With all the cloud products and applications now available, more organizations are finding it valuable to integrate them, such as linking Salesforce.com to your accounting package so data from both can be viewed together. However, as companies integrate cloud accounts, we’ve noticed a number of them run into problems maintaining those integrations down the road. When integrating cloud accounts, you often need to choose an internal user account to create the bi-directional connections and truly link the applications. For example, if we were to connect Hubspot to Salesforce, we would need to enter a Salesforce account (username and password) into Hubspot. This process works fine until the person who owned that Salesforce account leaves the company. When that happens, the integration you previously had is now useless.
One company we talked with said they completely removed an ex-employee’s accounts which had been used as the account to link cloud applications. They didn’t know all the places his account was being used, so they re-provisioned it. But that ended up causing all kinds of problems. “Everything broke” is how they described it to us.
Obviously that’s not the right way to handle it, but it’s not uncommon, and raises a valid question.
How do you get around this issue of keeping your cloud integrations in the face of inevitable employee turnover?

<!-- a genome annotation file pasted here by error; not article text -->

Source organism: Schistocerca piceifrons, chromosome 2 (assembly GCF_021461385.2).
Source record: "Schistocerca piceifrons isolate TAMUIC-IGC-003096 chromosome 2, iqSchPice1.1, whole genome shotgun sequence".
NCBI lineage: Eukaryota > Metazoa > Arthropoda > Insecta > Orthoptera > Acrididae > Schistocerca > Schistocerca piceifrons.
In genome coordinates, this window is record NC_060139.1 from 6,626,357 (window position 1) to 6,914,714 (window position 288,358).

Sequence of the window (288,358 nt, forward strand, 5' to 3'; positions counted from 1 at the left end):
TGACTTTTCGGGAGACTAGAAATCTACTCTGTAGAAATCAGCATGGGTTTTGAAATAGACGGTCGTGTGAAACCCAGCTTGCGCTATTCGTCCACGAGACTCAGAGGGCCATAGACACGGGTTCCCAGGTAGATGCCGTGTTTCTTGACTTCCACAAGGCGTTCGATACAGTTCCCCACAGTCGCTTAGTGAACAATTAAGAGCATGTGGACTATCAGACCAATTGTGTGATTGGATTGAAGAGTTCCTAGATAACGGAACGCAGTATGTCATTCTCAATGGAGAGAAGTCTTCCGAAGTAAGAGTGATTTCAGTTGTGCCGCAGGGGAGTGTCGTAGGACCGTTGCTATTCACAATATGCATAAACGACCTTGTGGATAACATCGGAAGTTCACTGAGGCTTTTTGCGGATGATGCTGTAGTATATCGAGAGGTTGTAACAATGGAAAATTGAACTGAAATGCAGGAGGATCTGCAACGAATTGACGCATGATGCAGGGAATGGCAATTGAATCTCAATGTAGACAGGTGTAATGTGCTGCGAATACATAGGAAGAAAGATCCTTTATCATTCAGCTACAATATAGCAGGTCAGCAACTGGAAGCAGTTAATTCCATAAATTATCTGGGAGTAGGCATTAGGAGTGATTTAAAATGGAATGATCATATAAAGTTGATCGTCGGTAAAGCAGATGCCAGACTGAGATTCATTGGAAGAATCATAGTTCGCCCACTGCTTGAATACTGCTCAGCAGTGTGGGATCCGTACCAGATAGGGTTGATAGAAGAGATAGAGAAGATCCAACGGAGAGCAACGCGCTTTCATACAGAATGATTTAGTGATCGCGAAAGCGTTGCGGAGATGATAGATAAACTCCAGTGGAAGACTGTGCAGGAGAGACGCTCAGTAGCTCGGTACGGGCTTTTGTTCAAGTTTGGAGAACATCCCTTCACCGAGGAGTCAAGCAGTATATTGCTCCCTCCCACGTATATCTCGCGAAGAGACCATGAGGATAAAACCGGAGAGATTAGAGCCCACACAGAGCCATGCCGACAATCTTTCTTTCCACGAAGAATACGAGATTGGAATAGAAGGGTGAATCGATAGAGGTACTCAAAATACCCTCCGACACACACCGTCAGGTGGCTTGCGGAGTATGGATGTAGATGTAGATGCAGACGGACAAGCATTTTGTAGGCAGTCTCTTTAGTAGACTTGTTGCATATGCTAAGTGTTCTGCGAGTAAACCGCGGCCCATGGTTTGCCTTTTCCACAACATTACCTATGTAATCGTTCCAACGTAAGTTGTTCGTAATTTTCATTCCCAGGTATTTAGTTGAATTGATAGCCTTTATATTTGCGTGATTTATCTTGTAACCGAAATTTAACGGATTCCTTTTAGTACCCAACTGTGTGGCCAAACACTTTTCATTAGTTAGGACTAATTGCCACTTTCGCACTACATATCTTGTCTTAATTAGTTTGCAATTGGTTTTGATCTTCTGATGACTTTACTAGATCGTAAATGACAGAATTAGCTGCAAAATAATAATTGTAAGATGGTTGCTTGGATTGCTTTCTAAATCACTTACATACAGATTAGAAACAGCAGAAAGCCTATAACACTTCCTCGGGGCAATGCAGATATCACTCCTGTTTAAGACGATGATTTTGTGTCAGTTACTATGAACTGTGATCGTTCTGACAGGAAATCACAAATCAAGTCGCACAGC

We’ve found one way to avoid this problem – the creation of “utility” accounts.
In addition to personal accounts, organizations should create “utility” accounts used specifically to connect cloud systems. For instance, firstname.lastname@example.org and HR@idauto.net are two examples of utility accounts. These utility accounts aren’t associated to any one person, so when someone leaves the company, any integrations that use them are uninterrupted. Additionally, by making utility accounts application-specific, we can manage our security around those applications, deprovisioning the account when we’re no longer using it, or limiting our risk in case the application provider is compromised.
Steps for implementing utility accounts
1. Incorporate utility accounts into your IT policies. You should clearly state when, how and why utility accounts are used, as well as the steps needed to request and create a new utility account.
2. Institute pre-defined utility accounts so some already exist when they’re needed or requested.
3. Make your utility accounts easily accessible. A “set it and forget” attitude won’t work because occasionally a vendor will need to recertify the email address or your account through that address. Salesforce is one example of a company that does this. Multiple people from your organization need access to the utility accounts. If only one person has access to a connector account, you’ll run into the ‘old’ issue people experienced when using personal accounts.
4. Place security parameters around the number of people who need access to the utility accounts. More than one is needed, but do ten people need access? Probably not.
Of course, I need to point out that technical solutions can only go so far. Companies are still reliant on people to implement and use them. If an “Innovative” rogue employee wants to connect two systems and the company makes it difficult to do so using one of the utility accounts, they’ll end up using a personal account. Your policies should show others in your organization that you support agile and innovative uses of technology.
Done right, utility accounts provide consistent integration of cloud apps and also demonstrate agile IT policies to your organization’s staff.